“Just” is one of those words that I can find myself using when I’m trying to help solve a problem. If someone is asking you for help, and your response is along the lines of “Can you just X”, there is an unnecessary implication that the solution was obvious. If this language is used as part of a mentoring relationship, it’s putting pressure on the mentee to just “be better” by implying that they had simply not found the obvious solution.
Unfortunately for me, it was firmly baked into the way I communicated. I couldn’t just stop using it. It takes a lot of time and a lot of care. If you are at a workplace that uses Slack or something similar, you can find yourself writing a lot of rapid fire messages to the people that you work with. It’s natural that these bad habits sneak their way back in from time to time. At this point, I think I’ve edited dozens of messages to remove “just”, moments after hitting send. It’s a great checkpoint to identify when I’ve overestimated how simple a problem is, or how much knowledge is required for the “just” to be valid. In those situations I’m often not thinking about the full context of the problem they might be facing, to the point that my message may be of no use to them at all.
If you are not convinced at this point, it will probably help to use some examples.
“You just need to put a message onto the queue in SQS and it should trigger the event.” In this message, I’ve assumed that the person understands what SQS is, which queue in SQS they need to use, and what the message format is. If I’ve started writing a message like this, I will usually end up completely rewriting it to specify the queue and to include an example of the format.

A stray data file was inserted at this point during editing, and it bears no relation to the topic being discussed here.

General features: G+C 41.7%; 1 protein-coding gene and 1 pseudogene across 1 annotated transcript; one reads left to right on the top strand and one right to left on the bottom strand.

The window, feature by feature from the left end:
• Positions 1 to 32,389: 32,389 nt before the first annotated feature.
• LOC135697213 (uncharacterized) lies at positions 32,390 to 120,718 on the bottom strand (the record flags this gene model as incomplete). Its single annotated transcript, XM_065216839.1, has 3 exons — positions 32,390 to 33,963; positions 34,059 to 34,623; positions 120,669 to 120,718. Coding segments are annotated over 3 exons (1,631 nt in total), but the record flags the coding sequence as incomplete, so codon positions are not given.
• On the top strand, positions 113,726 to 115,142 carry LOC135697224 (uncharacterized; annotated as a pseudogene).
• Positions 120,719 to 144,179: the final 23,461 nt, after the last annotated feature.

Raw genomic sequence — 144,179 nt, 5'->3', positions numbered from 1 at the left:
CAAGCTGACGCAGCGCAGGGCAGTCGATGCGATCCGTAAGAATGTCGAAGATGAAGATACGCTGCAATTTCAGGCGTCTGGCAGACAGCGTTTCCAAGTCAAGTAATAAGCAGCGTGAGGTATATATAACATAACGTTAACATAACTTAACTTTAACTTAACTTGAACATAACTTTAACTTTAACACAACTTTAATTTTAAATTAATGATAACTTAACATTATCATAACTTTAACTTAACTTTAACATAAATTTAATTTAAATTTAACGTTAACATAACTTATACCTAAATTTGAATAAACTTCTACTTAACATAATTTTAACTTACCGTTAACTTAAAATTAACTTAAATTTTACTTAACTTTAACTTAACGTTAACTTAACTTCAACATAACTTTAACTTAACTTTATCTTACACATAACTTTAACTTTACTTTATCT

“I think you just need to rewrite that last paragraph so that the most important content is at the top”. In this message, I’ve assumed that the person understands what I consider to be the most important content, and that they are able to do this without any help.
The above examples are skewed to look particularly unhelpful. Generally if I’ve written a sentence like that, it will include an offer to help more directly if needed. It’s getting the person the support they need, but still includes the slight underlying implication that the problem is fairly simple for someone (who is not them) to solve.
Usage of “just” can also be damaging outside of work contexts. Think about the common mental health solutions that people loath, “why don’t you just go outside”, and “why don’t you just stop hanging out with them”. Both of these examples are unhelpful no matter how you structure them, but the inclusion of “just” takes it a step further. Mental health conversations are a much different beast, which I’ll save for another post. For now though, if you find yourself using this type of language with someone who is struggling with their mental health, then I’d suggest taking a step back and think about different ways of supporting them. Often what someone needs in these contexts is to feel understood and supported, not a solution to the problems they might be facing.
Using “just” as part of a solution to someone’s problem does not make you a bad person, but it’s helpful to be aware of it’s impact. Some alternatives are as simple as deleting the word from the sentence, others require you to think more about the context of the problem from their perspective, and rewriting it to better address their needs. Generally people will understand that you are trying to help, even if a little bit of unhelpful language finds itself in your sentence. I’ve found it useful to talk openly about my journey so that others know they are allowed to call me out and hold me accountable as I slowly flail towards the person I want to be.
Hope this has been helpful! It’s still a long journey for me, and I’m certain it will remain that way for many years to come.
Thanks for reading. Feedback is always appreciated.